Recently, the elected Newark Public School Advisory Board unanimously approved a resolution of “no confidence” in Newark’s state-appointed superintendent of schools. Subsequently, the Newark City Council voted unanimously for an independent evaluation of recently implemented educational initiatives and asked for a moratorium on all new initiatives until its analysis is complete. Not long after the council’s vote, the Essex County freeholders voted unanimously for an evaluation, as well.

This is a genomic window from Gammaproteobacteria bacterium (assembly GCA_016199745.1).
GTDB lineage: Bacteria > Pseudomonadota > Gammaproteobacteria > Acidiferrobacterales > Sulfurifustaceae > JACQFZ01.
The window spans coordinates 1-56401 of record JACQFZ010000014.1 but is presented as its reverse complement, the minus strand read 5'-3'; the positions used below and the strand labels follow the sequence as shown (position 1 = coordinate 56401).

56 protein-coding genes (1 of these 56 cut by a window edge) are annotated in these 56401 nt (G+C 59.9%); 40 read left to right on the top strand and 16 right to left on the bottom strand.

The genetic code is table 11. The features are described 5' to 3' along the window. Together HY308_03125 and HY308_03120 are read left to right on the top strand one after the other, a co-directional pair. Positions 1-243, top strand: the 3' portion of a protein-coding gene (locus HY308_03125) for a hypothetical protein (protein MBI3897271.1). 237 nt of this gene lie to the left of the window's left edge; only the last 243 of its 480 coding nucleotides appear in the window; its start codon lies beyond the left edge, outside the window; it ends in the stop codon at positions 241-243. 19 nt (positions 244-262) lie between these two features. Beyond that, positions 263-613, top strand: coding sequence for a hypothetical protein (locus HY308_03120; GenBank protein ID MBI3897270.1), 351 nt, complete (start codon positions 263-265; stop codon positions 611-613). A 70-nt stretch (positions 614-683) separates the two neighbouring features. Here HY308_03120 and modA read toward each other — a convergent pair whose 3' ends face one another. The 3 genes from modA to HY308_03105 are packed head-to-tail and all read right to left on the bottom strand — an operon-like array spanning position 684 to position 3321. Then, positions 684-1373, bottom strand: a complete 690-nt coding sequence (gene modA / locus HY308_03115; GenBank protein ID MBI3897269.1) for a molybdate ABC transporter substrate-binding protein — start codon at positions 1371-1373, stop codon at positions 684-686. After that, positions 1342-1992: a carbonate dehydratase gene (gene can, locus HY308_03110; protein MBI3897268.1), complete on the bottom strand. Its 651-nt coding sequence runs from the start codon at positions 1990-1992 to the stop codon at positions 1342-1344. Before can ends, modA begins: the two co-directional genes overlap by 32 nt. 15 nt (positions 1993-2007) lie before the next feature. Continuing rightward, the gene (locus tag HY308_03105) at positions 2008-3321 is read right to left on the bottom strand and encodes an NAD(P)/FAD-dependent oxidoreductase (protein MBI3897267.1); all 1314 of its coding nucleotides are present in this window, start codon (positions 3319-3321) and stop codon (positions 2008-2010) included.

Each of these actions is unprecedented and truly astounding — a clarion call. We need to chart a new course in the Newark Public Schools reform efforts, a course of communication and collaboration.
As former superintendent of Newark Public Schools, I am quite aware of the planning, coordination, outreach and time required to implement any significant reform or restructuring initiative. When reforms are implemented with little or no input from the community, there is going to be a level of frustration and lack of ownership because there is no buy-in. These conditions do not bode well for the sustainability of any reform, regardless of its intentions.